US Appeals Court Rejects Webcaster Appeal…But There Is Good News!

A panel of three federal court judges has denied an appeal by webcasters in regards to the Copyright Royalty Board’s decision to raise rates. The initial decision was made in March, 2006.

However, the appeals court out of the District of Columbia vacated the $500 dollar minimum fee required by small broadcasters; calling it, “…arbitrary, capricious, and not supported by record evidence, and remand that portion of the determination to the Copyright Royalty Judges for further proceedings not consistent with this opinion.”

Read the opinion here!

What does this all mean? For starters, the current fees implemented by the CRB are going to be the same. Live365 adjusted their rates accordingly to make sure they can continue broadcasting. However, the increased costs are going to be passed on to Internet broadcasters like myself.

We’ve seen a 25% percent increase in fees to broadcast here on Live365. What helps “Smooth Jazz and More” are the VIP memberships purchased over the last few months. They help offset any increases made on Live365’s part.

Also, imposing a $500 per station fee was intended as a “KILLER” fee, designed to wipe out small webcasters. The more small broadcasters there are, the more music that is played.

“Too many artists, too many songs and too many reports to process.”

The real problem is that it makes it harder on the RIAA and the recording industry to dominate and to control what is produced and sold. Major artists and RIAA supported artists never had a problem getting airplay. That is the way the recording industry likes it. Tens of thousands of stations is messy and it makes it harder for the recording industry to control things.

SoundExcange is an arm of Recording Industry Association America and they support what the RIAA and major artists want. The Copyright Royalty Board (CRB) is a entity of the US Copyright Office which “CATERS” to the recording industry and major artists. Unfortunately the Digital Millennium Copyright Act (DMCA) and the laws favor this one-sided deal.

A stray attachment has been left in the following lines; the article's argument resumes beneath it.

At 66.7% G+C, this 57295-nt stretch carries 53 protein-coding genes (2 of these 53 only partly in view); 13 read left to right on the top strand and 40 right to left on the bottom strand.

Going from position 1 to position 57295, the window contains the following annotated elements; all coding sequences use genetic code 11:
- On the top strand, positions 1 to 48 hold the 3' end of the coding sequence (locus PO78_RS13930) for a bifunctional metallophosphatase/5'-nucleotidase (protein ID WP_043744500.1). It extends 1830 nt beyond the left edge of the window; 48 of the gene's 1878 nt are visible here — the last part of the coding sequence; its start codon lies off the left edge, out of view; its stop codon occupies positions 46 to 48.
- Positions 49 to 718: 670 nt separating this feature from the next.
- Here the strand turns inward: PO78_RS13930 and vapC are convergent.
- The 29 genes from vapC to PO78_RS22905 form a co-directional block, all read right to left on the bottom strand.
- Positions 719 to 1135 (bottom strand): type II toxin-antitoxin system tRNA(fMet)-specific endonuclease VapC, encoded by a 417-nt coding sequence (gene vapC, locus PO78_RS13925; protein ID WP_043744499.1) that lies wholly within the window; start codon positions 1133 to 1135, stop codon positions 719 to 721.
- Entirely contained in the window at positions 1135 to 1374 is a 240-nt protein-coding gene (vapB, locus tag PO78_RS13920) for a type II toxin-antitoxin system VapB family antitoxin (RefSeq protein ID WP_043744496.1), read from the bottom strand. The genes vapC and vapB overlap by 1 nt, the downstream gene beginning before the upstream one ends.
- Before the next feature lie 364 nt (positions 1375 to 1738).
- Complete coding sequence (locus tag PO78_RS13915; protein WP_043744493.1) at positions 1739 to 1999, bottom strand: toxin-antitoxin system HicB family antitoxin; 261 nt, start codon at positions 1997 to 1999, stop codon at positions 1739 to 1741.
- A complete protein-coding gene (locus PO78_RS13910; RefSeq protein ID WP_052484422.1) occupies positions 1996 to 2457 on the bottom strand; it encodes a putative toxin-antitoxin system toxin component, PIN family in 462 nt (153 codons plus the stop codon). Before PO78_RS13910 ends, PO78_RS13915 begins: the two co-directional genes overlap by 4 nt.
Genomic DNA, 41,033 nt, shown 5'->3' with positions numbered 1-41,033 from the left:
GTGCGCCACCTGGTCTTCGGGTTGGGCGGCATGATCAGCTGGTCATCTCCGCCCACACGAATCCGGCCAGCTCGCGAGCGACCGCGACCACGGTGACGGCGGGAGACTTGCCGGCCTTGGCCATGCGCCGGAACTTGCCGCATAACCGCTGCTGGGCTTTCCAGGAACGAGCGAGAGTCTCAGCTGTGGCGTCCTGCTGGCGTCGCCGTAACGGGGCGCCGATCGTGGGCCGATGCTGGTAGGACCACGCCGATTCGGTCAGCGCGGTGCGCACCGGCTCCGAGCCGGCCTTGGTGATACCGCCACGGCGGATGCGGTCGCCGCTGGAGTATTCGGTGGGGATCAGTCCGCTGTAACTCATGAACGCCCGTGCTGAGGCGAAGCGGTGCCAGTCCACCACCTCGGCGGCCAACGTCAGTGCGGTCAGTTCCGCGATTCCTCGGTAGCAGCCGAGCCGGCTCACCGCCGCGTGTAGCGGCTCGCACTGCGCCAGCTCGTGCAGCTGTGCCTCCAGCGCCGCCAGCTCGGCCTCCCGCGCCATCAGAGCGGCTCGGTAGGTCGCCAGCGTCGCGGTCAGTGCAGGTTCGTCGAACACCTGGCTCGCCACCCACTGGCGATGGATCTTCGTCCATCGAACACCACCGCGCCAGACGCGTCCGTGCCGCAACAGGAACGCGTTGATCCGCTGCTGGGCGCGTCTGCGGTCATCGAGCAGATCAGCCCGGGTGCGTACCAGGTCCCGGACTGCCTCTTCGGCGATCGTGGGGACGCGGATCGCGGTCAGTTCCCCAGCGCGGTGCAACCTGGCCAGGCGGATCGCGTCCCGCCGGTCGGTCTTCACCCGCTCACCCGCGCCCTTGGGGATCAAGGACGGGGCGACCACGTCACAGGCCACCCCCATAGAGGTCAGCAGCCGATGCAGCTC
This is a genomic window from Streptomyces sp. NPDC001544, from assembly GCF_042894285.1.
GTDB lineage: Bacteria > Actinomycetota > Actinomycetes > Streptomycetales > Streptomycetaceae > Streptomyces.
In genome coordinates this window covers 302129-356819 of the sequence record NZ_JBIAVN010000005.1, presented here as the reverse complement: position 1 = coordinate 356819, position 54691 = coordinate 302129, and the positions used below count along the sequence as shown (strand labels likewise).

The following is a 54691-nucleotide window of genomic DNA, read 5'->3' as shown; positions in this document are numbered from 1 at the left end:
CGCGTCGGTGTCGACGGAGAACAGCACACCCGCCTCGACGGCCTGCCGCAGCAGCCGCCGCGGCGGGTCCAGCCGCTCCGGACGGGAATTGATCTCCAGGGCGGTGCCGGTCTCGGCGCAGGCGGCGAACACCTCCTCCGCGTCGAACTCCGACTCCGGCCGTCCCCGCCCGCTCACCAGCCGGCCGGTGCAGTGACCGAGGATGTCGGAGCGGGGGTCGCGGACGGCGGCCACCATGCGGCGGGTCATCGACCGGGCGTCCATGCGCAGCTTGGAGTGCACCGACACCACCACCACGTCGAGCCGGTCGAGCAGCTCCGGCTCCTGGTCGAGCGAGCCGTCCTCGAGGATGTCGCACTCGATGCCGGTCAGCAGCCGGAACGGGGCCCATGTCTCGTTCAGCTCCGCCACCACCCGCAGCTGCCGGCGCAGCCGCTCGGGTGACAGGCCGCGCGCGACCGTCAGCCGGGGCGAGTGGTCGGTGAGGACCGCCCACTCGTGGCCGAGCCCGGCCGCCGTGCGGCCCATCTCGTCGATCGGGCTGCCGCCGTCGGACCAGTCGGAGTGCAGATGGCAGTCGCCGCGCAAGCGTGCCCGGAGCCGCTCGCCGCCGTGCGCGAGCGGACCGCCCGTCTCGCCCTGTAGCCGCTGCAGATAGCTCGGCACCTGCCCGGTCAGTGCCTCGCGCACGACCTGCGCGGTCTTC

The Court of Appeals by eliminating this $500 provision provides SX only one way to reduce enforcement and compliance costs, and that is to find “CONSOLIDATORS” like Live365, Loudcity and SWCast to provide licensing and to handle reporting and compliance issues.

Hopefully, SoundExchange will find a mechanism like they did for Sirius XM and PUREPLAY that offers a reasonable percentage of revenues/expenses formula is in the best interest of the artists and industry and a path that allows this new revenue stream to expand which would be good for everyone.

In difficult economic times like today, it is the best solution for all.

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About smoothjazzandmore

I'm a TV producer and an Internet radio broadcaster. I also write for my blogs (An Op-Ed Blog and a Football Blog) here at WordPress.
This entry was posted in Copyright Royalties, Internet Radio, Live365, Music Industry, Music Royalties, RIAA, Smooth Jazz and More, SoundExchange. Bookmark the permalink.

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